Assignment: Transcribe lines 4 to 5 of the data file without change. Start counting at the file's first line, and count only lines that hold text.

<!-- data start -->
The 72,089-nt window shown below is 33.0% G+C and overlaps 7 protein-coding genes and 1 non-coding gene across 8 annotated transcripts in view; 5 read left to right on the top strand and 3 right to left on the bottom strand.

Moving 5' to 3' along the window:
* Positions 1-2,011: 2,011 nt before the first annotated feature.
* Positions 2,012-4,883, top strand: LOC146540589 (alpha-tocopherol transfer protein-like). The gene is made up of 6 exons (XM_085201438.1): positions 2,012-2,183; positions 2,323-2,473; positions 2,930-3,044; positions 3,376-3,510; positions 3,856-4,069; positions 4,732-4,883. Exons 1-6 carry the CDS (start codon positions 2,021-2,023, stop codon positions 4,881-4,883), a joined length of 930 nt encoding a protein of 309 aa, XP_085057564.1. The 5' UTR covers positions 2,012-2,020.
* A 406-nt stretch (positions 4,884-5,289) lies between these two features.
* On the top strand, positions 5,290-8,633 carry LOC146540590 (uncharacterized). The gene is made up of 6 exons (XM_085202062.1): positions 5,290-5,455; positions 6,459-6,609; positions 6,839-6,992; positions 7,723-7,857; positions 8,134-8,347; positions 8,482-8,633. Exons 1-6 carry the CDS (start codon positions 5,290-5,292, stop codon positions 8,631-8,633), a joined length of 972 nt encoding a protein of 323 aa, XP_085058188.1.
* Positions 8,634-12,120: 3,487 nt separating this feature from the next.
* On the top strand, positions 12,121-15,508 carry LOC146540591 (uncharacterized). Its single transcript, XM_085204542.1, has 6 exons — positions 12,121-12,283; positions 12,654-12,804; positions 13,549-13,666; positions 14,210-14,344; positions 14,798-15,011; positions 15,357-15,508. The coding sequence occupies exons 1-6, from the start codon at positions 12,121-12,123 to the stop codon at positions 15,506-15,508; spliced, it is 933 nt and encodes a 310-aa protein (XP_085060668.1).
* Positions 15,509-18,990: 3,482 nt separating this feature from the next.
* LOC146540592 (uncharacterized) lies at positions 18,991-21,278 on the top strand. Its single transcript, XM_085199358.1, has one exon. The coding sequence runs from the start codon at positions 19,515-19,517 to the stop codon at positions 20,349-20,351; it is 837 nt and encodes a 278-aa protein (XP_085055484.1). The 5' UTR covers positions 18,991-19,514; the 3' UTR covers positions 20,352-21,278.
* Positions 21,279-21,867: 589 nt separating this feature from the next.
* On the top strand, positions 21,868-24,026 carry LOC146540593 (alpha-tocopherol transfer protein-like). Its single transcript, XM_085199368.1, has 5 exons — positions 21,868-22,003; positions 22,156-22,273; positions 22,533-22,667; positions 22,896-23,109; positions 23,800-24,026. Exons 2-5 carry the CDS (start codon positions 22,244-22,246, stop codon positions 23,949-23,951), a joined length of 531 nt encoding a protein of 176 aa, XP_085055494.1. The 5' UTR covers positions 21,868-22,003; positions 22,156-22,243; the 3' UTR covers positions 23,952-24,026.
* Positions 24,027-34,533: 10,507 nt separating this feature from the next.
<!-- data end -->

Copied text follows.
* Positions 2,012-4,883, top strand: LOC146540589 (alpha-tocopherol transfer protein-like). The gene is made up of 6 exons (XM_085201438.1): positions 2,012-2,183; positions 2,323-2,473; positions 2,930-3,044; positions 3,376-3,510; positions 3,856-4,069; positions 4,732-4,883. Exons 1-6 carry the CDS (start codon positions 2,021-2,023, stop codon positions 4,881-4,883), a joined length of 930 nt encoding a protein of 309 aa, XP_085057564.1. The 5' UTR covers positions 2,012-2,020.
* A 406-nt stretch (positions 4,884-5,289) lies between these two features.